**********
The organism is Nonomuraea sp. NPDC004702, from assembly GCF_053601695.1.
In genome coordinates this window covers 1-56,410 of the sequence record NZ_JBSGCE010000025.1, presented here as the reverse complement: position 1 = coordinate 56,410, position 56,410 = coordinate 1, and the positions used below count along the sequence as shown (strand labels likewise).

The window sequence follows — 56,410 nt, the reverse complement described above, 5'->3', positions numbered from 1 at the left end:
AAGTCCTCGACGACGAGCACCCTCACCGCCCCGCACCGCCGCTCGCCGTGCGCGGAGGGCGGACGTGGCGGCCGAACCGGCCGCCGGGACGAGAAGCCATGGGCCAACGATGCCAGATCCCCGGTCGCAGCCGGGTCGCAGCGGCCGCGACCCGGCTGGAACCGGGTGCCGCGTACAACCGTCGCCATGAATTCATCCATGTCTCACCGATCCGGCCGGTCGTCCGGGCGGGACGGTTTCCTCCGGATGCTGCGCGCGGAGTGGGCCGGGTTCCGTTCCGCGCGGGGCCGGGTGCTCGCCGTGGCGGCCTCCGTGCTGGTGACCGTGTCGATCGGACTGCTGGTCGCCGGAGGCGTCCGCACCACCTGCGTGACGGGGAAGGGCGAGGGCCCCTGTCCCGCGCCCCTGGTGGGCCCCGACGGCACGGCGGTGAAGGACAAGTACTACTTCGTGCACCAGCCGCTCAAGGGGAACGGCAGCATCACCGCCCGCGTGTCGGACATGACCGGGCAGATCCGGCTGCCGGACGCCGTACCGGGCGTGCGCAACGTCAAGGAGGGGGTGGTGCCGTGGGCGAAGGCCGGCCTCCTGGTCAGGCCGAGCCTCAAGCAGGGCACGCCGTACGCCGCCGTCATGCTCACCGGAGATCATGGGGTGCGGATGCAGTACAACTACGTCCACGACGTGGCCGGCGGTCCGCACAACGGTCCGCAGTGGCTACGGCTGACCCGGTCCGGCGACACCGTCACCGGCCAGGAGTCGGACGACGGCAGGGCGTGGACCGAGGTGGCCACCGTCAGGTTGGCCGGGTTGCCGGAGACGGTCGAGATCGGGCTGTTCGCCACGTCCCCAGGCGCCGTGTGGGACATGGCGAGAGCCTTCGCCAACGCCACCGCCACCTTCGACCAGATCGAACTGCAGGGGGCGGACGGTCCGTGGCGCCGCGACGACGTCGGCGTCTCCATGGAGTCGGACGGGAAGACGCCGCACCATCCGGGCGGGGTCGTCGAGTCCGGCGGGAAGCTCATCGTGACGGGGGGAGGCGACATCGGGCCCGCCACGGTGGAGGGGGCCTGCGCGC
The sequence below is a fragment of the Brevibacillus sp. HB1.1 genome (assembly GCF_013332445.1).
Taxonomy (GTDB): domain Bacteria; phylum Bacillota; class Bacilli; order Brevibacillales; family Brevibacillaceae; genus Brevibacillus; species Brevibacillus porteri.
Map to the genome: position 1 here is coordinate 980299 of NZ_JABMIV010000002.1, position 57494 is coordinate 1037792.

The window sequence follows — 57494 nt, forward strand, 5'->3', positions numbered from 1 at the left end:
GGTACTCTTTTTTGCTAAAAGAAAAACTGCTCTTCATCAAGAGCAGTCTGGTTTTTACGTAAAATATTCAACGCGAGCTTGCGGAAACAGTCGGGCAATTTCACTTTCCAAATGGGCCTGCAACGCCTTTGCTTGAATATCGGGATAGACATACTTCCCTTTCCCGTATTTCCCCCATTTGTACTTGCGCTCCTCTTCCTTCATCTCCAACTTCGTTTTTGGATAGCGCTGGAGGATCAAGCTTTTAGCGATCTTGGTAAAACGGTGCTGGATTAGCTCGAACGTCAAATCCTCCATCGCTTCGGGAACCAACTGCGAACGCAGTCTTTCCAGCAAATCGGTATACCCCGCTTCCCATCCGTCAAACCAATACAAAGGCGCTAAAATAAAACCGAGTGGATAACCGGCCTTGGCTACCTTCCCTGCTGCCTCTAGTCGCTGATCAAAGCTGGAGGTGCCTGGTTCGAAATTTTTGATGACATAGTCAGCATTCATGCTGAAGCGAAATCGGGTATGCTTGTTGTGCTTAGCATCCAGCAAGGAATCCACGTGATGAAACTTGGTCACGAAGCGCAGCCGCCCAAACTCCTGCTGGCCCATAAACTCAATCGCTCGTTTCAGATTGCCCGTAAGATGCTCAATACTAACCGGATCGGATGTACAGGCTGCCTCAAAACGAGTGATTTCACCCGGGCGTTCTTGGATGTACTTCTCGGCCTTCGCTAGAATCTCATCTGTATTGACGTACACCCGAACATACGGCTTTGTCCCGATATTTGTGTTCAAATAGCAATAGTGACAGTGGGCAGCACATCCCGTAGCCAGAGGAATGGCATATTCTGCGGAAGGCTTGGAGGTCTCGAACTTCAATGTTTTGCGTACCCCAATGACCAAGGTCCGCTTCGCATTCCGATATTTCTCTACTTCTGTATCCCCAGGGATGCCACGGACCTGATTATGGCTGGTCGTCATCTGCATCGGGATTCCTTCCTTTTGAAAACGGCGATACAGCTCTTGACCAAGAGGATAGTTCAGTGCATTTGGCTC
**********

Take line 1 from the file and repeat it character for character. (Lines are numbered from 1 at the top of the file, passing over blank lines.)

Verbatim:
The organism is Nonomuraea sp. NPDC004702, from assembly GCF_053601695.1.